State stumps for Rideshare

Officials say drivers can save substantial money by carpooling.
Thursday, August 31, 2006 | 12:00 a.m. CDT; updated 12:24 a.m. CDT, Saturday, July 12, 2008

By 7:45 a.m. Wednesday, the commuter parking lot at U.S. 63 and Route AC was filling up. Sixty-five of the 82 parking spots were occupied, and drivers heading to jobs in Jefferson City continued to trickle in.

Staff from the Missouri Department of Natural Resources Energy Center were offering cookies and juice to welcome early morning commuters and publicize the Mid-Missouri Rideshare Program. The program, for example, helps people living as far away as Boonville, Fulton or Lake of the Ozarks find others with whom they can commute to work in Jefferson City and Columbia.

Larry Archer, a public information coordinator for the department, said the idea was to highlight carpooling as a way for commuters to save on fuel expenses as well as to emphasize the environmental benefits.

“What it will do is draw some attention to carpooling and make some folks realize, ‘Wow, there’s a lot of folks out there doing it, and this is a real quick way for me to cut my gas bill in half,’” Archer said. “With gas now sitting at $2.59 a gallon, that’s a significant chunk.”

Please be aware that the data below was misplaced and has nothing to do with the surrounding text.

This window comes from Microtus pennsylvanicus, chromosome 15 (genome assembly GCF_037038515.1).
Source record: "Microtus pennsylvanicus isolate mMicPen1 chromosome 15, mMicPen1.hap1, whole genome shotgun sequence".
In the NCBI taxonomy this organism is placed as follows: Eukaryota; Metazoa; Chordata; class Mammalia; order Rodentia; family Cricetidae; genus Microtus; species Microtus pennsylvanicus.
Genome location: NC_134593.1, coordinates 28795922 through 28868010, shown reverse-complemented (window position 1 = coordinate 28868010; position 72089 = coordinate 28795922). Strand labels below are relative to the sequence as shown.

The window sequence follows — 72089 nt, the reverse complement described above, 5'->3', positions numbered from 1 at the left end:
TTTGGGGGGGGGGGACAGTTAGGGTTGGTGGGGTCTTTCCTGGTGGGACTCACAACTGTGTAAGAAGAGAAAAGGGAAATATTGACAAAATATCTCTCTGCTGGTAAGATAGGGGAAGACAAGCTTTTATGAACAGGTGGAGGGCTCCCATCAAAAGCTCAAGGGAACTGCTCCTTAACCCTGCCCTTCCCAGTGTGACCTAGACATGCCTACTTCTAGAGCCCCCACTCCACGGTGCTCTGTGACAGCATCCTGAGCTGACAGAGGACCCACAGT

According to a fall 2006 DNR newsletter, based on current gas prices to fill a vehicle that gets 25 miles per gallon, adding an additional rider would reduce gas expenditures by $1,152 per year and adding two riders would lead to $1,536 in savings.

Archer said that although new carpoolers most often worry about personal inconvenience, they tend to find scheduling with fellow pool members is less complicated than they might think.

“If someone in the pool can’t stay on the regular schedule, then they have to drive themselves, but usually you can plan for that kind of thing,” said Harold Stearley, an attorney at the Missouri Public Service Commission in Jefferson City. He has been sharing rides with two other (government) workers since August 2005 and estimates it saves him $10 a day.

“It’s a thing we adjust to, but probably we’re able to do it at least four times a week, so it’s substantial savings,” he said.

Archer said the majority of the carpoolers making the 70-mile round trip daily between Columbia and Jefferson City are state employees.

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